Sabol's confident play earning rave reviews
Converted outfielder-turned-catcher impressing coaches, teammates with hot bat
SCOTTSDALE, Ariz. -- Rule 5 Draft pick Blake Sabol has never lacked confidence as a hitter.
“Honestly, I was a really cocky little kid,” Sabol said, laughing. “My dad would say, ‘Blake, you know why I always thought you were going to make it? Because you’re your own biggest fan.’”
Sabol appears to be winning over more hearts in Giants camp, where he’s emerged as one of the club’s top performers over the first couple weeks of Cactus League play. The 25-year-old converted catcher entered Sunday hitting .529 (9-for-17) with three doubles, seven RBIs and three home runs, tied with outfielder Michael Conforto for the team lead.
Sabol, who swings left-handed, enjoyed his best all-around day at the plate on Saturday, when he went 3-for-3 with a two-run homer and two walks while serving as the Giants’ designated hitter. The 6-foot-4, 225-pound prospect continued to show off rare athleticism for a catcher, stealing second base after laying down a two-out bunt in the first inning and then going first to third after reaching on a single in the third.
“I don’t think you can ever expect anybody to come in and produce the way he’s produced,” manager Gabe Kapler said. “Blake is really locked in at the plate right now. This is Spring Training. I think we can appreciate the quality of his plate appearances, how hard he’s hitting the ball. Really, the thing that’s standing out the most is the baserunning. Every ball he hits, he’s running like it’s a regular-season game and the game is on the line. I think that earns a lot of respect from teammates and coaches. He’s showing you a lot of different aspects of his game.”
The Giants brought Sabol into camp to compete for one of two catching spots, but he remains relatively inexperienced behind the plate, where he’s logged only 94 appearances in the Minors. Sabol is likely behind incumbent Joey Bart and veteran Roberto Pérez on the catching depth chart, but another potential path to the Opening Day roster seems to have opened up in recent days.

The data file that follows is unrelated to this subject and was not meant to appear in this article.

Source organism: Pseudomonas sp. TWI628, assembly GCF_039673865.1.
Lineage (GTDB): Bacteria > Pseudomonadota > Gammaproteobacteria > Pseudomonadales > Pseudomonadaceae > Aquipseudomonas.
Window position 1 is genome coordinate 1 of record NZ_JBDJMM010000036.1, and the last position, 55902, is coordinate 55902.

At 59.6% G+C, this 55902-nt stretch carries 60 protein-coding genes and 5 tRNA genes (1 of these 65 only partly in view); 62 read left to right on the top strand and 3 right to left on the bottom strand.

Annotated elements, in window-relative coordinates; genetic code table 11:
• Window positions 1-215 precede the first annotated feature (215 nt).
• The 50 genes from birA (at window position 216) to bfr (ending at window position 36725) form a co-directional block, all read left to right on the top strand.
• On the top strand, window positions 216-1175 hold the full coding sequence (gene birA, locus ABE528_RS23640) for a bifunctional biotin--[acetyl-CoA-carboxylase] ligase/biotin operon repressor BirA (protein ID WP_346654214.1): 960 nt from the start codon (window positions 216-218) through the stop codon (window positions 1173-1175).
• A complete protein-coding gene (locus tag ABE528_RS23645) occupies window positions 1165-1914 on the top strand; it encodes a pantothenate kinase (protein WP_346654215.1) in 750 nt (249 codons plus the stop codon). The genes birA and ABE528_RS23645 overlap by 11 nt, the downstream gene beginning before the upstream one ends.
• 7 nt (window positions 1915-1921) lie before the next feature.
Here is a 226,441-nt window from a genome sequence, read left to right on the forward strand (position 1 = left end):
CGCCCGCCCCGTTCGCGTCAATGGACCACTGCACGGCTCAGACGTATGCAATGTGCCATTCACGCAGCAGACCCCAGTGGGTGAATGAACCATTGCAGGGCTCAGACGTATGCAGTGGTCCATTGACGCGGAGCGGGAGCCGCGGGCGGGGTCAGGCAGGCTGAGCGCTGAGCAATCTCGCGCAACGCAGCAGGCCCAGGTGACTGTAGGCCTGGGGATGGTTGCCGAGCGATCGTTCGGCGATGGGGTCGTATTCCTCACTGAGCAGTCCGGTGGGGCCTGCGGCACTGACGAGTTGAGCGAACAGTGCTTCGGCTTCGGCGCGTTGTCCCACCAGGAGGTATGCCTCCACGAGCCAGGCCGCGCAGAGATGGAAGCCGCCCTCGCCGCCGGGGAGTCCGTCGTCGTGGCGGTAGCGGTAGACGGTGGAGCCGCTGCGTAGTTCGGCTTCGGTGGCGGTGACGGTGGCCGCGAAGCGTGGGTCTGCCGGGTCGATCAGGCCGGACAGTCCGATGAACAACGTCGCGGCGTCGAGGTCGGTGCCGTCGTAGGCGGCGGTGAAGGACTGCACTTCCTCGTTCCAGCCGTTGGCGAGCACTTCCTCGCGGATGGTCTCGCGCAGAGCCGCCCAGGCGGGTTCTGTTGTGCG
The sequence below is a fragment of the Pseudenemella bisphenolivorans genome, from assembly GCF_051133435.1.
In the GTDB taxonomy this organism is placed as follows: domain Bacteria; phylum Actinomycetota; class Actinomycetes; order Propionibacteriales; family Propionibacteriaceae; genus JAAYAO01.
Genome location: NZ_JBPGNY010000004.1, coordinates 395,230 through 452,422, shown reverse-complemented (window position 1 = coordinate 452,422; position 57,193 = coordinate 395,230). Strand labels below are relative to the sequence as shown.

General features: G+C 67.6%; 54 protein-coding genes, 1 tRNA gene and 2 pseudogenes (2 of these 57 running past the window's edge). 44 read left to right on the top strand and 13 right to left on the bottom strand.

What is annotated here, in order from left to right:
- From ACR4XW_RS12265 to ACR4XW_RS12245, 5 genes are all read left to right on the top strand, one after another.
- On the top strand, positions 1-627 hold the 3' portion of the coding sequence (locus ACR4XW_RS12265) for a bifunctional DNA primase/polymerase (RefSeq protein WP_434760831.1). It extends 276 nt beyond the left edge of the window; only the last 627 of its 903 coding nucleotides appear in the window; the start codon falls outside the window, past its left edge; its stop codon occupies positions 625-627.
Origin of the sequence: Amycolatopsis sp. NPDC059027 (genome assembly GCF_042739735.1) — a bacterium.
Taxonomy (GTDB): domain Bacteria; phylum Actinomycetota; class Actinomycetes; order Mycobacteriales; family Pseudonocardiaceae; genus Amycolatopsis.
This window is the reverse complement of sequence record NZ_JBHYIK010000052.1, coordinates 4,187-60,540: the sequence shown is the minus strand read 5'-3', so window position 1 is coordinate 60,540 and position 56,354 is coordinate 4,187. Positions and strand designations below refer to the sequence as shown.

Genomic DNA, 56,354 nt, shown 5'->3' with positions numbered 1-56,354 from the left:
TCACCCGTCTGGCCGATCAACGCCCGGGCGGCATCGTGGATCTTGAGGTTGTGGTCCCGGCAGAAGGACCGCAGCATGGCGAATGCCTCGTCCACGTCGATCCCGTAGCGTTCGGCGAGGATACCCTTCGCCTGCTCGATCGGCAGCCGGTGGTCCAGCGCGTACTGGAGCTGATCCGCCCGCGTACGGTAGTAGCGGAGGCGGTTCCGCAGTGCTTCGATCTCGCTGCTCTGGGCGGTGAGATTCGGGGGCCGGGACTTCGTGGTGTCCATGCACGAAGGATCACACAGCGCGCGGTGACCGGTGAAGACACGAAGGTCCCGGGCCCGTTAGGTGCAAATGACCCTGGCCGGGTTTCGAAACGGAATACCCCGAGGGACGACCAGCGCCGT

With Austin Slater (right elbow neuritis) and Mitch Haniger (Grade 1 left oblique strain) slowed by injuries this spring, Kapler said Sabol could start getting looks in the outfield, where he played before converting to catcher.
“That’s something I’ve always kept in the back pocket,” Sabol said. “The defensive versatility that helps me get in the lineup and stuff. If I’m able to get in there that way, I’m happy to do it. I got a brand new, cool-looking outfield glove that I’m excited to use. … It’s not like it’s a new thing. I don’t think it’s going to be too big of an adjustment.”
Given his Rule 5 Draft stipulations -- he’ll have to be kept on the 26-man roster for the entire season or offered back to the Pirates -- the Giants will be incentivized to create as many avenues as possible for Sabol to stick. While he’s drawn praise for his framing and receiving, Sabol is still working on honing his overall catching skills -- particularly his ability to control the running game -- and remains liable to rocky days like Friday, when he was charged with catcher’s interference.
While he’s continuing to develop behind the plate, the Giants have been pleased with the progress Sabol has shown thus far.
“Definitely positive feedback across the board,” Kapler said. “He’s not going to get outworked. When you have somebody that’s not going to be outworked, you get instant respect from pitchers. While he’s the least experienced of the group behind the plate, he’s as hard-working as anybody, and that allows you to catch up.”
“Guys have been raving about throwing to him,” veteran right-hander Alex Cobb said. “His setup, his demeanor and confidence as a catcher -- I’ve been really impressed with him.”
• Slater made his spring debut in the Giants’ 4-3 win over the A’s on Sunday afternoon at Scottsdale Stadium, going 0-for-3 with a walk as the club’s DH. Kapler said Slater will have to complete a throwing progression before he’ll be cleared to return to the outfield.
• Right-hander Ross Stripling, who returned to Giants camp this weekend following the birth of his second son, Brodie, in Texas on Monday, gave up two runs on five hits over 3 1/3 innings in his third appearance of the spring.
• Infielder Brett Wisely also got his first career start in center field on Sunday. Wisely has appeared in three games in left in the Minors, but the Giants have been impressed by the natural instincts he’s shown while doing outfield drills in camp.
“I think there’s less track record of outfield work, but there’s a lot of athleticism and transferable characteristics from the work he’s done in the infield to go out in the outfield,” Kapler said.